Friday, February 22, 2013

Is Java Dead? What language should you learn?

The Question

The son of a friend of mine recently asked what programming language he should learn. He heard Java was dead, but was confused because Android and iPhones use Java and they're more popular than ever. What's going on here??

My Response

First, iOS apps are written in Objective C, not Java. But that's just nit-picking. ;-)

The short version:

Programming languages are tools. Some are better at specific tasks than others-- you don't use a hammer to chop down a tree. Sure it'll work, but it's a lot of work and your end result won't be very pretty.

The long version:

Java is as dead as you want it to be, really. We've come into an era where there are lots of programming languages available, and Java is simply one voice in the choir. Each language is born with a specific task in mind. Over time that morphs, and some languages end up where they shouldn't be while others get pushed out of their established niches by something newer. Evolution, if you will.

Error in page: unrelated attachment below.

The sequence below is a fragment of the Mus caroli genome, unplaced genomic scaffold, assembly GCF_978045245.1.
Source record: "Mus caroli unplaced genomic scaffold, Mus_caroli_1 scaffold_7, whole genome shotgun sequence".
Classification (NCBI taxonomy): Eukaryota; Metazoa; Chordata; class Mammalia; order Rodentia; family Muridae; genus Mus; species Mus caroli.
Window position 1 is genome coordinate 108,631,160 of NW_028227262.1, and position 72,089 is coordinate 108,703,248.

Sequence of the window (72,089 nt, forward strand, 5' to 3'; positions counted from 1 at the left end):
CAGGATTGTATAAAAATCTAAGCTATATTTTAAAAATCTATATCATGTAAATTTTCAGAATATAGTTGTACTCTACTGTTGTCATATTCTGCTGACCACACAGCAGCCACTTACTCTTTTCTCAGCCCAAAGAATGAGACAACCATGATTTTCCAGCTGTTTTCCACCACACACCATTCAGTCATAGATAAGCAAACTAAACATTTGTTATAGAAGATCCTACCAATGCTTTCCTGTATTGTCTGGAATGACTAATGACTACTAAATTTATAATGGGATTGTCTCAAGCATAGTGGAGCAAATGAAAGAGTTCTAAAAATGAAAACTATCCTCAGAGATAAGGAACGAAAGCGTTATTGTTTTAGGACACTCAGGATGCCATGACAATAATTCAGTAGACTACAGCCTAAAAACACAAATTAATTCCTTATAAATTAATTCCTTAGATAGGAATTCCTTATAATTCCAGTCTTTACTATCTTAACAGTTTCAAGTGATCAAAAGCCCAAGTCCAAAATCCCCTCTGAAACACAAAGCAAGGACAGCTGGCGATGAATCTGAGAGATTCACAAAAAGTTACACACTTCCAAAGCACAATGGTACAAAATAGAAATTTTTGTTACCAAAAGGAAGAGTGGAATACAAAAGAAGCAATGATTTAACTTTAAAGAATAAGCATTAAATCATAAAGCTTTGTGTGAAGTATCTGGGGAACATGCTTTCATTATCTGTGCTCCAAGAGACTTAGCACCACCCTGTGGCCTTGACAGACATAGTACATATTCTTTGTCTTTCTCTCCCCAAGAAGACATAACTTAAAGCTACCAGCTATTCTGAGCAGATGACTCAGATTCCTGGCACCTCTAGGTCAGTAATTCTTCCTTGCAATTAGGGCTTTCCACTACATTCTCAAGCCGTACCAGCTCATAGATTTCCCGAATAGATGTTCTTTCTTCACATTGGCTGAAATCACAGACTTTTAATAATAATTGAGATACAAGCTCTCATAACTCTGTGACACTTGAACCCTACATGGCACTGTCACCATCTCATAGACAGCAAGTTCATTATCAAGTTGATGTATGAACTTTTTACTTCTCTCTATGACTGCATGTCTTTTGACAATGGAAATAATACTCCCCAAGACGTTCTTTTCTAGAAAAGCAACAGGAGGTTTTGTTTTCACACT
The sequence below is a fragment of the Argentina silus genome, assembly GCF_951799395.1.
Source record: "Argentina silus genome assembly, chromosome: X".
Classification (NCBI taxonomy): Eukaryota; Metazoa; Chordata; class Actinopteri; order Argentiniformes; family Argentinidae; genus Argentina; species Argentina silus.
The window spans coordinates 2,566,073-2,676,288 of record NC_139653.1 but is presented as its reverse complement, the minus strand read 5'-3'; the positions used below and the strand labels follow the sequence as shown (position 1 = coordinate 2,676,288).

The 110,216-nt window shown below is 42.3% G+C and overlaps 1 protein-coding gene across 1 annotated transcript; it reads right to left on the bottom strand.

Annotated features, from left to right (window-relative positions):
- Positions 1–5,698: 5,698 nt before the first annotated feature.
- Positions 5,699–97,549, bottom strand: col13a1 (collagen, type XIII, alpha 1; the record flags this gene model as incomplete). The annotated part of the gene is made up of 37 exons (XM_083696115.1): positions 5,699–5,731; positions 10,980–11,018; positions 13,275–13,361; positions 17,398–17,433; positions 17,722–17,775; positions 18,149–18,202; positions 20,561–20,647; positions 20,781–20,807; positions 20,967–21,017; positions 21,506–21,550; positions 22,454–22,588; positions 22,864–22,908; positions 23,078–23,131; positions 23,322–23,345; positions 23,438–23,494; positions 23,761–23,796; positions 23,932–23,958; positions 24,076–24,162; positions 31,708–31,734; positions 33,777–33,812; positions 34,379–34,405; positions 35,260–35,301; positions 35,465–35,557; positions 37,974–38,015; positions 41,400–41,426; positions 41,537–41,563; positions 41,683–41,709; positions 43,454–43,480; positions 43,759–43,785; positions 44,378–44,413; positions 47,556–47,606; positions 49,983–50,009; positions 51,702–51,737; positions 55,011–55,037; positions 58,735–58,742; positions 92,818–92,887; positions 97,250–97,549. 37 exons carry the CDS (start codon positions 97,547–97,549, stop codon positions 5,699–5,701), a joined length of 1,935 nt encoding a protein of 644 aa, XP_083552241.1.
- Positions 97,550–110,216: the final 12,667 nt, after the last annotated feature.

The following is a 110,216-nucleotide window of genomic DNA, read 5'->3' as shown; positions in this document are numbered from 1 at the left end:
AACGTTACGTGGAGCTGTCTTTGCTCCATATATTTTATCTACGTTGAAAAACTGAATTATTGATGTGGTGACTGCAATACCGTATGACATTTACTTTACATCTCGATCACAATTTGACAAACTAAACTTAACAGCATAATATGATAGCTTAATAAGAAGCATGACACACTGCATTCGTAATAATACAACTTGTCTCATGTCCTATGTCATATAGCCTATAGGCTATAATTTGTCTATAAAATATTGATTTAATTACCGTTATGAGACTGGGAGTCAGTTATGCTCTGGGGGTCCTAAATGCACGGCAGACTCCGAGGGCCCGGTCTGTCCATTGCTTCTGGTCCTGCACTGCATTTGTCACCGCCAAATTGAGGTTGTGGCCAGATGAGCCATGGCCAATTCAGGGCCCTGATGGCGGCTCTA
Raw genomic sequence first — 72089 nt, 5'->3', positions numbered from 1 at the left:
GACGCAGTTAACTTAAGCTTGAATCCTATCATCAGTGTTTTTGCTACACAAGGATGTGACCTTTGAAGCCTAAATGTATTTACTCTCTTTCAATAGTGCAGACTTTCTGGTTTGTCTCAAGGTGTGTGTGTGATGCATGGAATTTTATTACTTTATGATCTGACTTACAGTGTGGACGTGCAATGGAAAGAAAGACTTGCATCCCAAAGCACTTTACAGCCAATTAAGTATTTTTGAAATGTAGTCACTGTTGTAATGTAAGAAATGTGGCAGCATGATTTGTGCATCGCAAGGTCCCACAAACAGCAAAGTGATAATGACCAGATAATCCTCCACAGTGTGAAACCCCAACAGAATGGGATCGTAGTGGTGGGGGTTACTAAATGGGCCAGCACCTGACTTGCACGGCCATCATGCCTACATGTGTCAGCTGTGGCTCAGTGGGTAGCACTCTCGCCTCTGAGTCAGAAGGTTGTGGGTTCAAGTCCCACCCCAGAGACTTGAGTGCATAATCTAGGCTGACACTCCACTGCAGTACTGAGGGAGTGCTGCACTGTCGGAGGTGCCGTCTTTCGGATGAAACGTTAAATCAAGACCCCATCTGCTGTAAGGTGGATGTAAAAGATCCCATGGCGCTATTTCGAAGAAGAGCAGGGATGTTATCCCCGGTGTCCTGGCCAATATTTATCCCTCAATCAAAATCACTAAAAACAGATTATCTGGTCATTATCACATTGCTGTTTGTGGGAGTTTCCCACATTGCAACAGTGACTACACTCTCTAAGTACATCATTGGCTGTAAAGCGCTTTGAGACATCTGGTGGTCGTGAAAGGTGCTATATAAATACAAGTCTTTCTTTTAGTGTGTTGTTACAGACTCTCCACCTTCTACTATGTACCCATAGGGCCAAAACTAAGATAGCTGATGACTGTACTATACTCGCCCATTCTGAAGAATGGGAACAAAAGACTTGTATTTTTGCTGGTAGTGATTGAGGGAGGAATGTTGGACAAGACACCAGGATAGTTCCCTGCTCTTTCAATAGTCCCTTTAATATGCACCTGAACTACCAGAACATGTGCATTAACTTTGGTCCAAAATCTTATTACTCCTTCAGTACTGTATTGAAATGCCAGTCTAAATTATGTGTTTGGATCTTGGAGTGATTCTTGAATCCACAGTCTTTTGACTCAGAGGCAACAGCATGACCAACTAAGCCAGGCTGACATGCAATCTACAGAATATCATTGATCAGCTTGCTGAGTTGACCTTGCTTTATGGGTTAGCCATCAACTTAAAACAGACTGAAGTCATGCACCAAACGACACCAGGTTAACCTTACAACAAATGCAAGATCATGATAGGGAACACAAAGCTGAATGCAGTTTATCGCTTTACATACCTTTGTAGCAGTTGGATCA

Java was built to handle complex problems in a truly object-oriented way. Some languages work best as procedural (Assembly, C), others are functional (LISP, Erlang), and many are object-oriented. When Java came on the scene, people were tired of writing desktop applications in one language for Windows, another for Apple, and yet another for Unix/Linux. Manually allocating memory was (and still is!) a tedious and dangerous prospect. Java solved this problem by running in a "virtual machine" where the Java code would tell the machine what to do, and the machine did the operations on the computer it was running on.